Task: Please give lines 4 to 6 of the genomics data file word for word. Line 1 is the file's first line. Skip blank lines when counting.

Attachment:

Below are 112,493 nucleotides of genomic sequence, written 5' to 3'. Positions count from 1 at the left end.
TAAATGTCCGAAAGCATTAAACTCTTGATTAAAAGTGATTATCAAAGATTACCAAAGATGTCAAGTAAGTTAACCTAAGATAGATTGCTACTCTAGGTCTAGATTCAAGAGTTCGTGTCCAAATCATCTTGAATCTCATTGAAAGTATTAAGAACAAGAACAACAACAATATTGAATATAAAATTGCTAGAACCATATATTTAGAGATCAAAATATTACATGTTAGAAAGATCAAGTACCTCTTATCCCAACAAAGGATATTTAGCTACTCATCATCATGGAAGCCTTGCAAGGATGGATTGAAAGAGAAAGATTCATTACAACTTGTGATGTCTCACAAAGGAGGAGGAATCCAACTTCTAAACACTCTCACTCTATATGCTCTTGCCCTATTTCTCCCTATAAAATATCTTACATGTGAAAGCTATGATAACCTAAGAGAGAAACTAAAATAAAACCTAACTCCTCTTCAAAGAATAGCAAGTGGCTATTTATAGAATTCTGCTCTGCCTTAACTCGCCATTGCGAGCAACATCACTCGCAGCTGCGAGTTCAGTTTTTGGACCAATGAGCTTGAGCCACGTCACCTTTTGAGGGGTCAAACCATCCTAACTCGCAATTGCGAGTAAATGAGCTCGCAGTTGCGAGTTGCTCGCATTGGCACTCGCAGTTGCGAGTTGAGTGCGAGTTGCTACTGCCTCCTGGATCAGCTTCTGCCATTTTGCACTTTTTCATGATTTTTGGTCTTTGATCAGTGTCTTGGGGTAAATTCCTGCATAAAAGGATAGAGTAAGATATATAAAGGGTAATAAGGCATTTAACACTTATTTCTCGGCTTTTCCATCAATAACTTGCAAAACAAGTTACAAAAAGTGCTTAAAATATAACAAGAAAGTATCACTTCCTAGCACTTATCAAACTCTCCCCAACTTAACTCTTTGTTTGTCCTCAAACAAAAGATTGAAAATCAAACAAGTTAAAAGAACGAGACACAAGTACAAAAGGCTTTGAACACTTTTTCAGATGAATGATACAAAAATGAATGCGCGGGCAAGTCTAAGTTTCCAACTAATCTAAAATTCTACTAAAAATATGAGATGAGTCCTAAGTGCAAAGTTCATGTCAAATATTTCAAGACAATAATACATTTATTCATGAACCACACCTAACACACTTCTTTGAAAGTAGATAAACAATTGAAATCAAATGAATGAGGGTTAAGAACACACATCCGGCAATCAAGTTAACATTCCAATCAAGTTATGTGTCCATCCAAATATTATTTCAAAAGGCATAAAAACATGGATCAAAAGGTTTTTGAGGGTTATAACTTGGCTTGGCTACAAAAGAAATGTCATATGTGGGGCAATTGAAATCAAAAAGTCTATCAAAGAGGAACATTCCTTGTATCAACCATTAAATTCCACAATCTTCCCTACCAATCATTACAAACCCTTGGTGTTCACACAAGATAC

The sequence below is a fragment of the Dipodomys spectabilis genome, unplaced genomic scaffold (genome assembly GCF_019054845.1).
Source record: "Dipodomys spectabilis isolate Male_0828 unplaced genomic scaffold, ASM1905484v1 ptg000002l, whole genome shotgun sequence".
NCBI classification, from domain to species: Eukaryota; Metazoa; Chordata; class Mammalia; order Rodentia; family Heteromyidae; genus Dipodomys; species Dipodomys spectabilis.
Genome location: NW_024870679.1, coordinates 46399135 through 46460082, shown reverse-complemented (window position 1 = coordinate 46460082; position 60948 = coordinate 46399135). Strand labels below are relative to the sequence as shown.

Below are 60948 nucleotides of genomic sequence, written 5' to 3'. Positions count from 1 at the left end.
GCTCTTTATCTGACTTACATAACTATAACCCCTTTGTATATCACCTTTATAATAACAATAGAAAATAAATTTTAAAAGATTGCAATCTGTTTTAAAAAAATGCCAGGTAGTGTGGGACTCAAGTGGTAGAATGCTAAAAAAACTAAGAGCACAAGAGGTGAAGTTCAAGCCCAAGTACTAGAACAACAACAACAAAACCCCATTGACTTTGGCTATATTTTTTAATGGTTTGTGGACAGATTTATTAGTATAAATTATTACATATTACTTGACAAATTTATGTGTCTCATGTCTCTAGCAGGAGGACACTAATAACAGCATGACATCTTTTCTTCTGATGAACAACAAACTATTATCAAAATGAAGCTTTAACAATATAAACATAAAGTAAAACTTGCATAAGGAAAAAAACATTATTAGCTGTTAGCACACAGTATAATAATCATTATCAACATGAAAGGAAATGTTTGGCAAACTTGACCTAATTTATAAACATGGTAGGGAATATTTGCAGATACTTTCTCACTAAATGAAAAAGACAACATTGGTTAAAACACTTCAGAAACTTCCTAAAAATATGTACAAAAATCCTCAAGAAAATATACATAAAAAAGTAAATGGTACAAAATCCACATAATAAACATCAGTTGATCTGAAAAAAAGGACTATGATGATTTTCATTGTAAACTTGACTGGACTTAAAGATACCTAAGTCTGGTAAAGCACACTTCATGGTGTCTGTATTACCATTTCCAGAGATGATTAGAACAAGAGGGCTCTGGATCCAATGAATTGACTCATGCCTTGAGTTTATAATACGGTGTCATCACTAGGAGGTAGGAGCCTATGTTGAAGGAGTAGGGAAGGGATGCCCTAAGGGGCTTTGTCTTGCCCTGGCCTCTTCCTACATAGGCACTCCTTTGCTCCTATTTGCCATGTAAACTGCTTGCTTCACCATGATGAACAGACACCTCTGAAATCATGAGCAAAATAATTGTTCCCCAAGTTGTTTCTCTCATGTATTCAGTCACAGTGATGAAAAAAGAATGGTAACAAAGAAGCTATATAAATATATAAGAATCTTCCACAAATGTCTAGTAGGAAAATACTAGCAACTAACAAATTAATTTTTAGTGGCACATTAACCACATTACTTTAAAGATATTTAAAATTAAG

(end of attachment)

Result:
Source record: "Dipodomys spectabilis isolate Male_0828 unplaced genomic scaffold, ASM1905484v1 ptg000002l, whole genome shotgun sequence".
NCBI classification, from domain to species: Eukaryota; Metazoa; Chordata; class Mammalia; order Rodentia; family Heteromyidae; genus Dipodomys; species Dipodomys spectabilis.
Genome location: NW_024870679.1, coordinates 46399135 through 46460082, shown reverse-complemented (window position 1 = coordinate 46460082; position 60948 = coordinate 46399135). Strand labels below are relative to the sequence as shown.